UN: Security worsens in Afghanistan
Afghanistan has become far more dangerous for US-led soldiers, with an increase in roadside bombings and suicide attacks, the United Nations has said.
A new report submitted to the UN Security Council on Saturday says violent attacks involving improvised explosive devices have increased 94 percent in Afghanistan over last year's levels during the first four months of 2010, Press TV reported.
The three-month report by UN Secretary-General Ban Ki-moon shows the number of suicide attacks involving complex planning has doubled from last year to nearly two per month which shows "a growing capability of the local terrorist networks linked to al-Qaeda."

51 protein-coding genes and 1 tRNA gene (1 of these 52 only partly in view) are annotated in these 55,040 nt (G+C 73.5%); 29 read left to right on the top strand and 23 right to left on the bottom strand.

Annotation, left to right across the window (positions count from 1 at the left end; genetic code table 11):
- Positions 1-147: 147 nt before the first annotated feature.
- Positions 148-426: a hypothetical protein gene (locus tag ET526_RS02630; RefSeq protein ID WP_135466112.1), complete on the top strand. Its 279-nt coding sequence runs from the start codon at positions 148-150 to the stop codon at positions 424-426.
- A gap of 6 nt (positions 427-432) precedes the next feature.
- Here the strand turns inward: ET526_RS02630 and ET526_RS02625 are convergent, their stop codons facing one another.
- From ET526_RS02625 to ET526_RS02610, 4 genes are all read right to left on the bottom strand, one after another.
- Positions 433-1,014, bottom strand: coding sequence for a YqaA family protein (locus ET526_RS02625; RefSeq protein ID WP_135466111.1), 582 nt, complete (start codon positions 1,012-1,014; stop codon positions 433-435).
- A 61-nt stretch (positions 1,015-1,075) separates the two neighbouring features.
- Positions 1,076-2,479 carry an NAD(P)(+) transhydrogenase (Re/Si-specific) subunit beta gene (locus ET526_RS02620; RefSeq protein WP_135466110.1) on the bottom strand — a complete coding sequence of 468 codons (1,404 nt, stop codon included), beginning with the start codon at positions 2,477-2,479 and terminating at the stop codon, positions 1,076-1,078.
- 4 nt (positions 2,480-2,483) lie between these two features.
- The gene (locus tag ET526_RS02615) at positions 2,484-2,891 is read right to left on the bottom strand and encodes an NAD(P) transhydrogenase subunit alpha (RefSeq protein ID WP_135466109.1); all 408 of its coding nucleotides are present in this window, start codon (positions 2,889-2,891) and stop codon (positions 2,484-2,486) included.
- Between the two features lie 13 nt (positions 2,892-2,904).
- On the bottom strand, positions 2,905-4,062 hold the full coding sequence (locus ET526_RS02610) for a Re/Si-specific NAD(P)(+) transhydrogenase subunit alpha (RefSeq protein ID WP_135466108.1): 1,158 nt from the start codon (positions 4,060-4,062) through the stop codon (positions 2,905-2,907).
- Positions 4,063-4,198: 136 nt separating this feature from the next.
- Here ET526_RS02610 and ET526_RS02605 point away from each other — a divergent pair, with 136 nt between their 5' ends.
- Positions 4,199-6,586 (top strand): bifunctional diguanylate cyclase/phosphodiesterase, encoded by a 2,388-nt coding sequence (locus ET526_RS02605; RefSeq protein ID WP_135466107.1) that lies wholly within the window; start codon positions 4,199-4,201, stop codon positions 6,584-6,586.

In the report, Ban said the overall security situation in Afghanistan had not improved since his last report in March and instead the number of violent incidents had "increased significantly compared to previous years and contrary to seasonal trends."
"The majority of incidents continue to involve armed clashes and improvised explosive devices, each accounting for one third of the reported incidents," Ban said.
The gloomy assessment contradicts NATO assertions, which claim that slow but steady progress is being made in Afghanistan.
"I think we are making headway," US Defense Secretary Robert Gates said on Wednesday. "I think we are regaining the initiative."
Meanwhile, according to the report, targeted killings of Afghan officials and locally influential figures have increased by 45 percent compared to the same period in 2009. The killings tend to target tribal elders and other Afghan dignitaries, who might be able to rally people to resist the Taliban.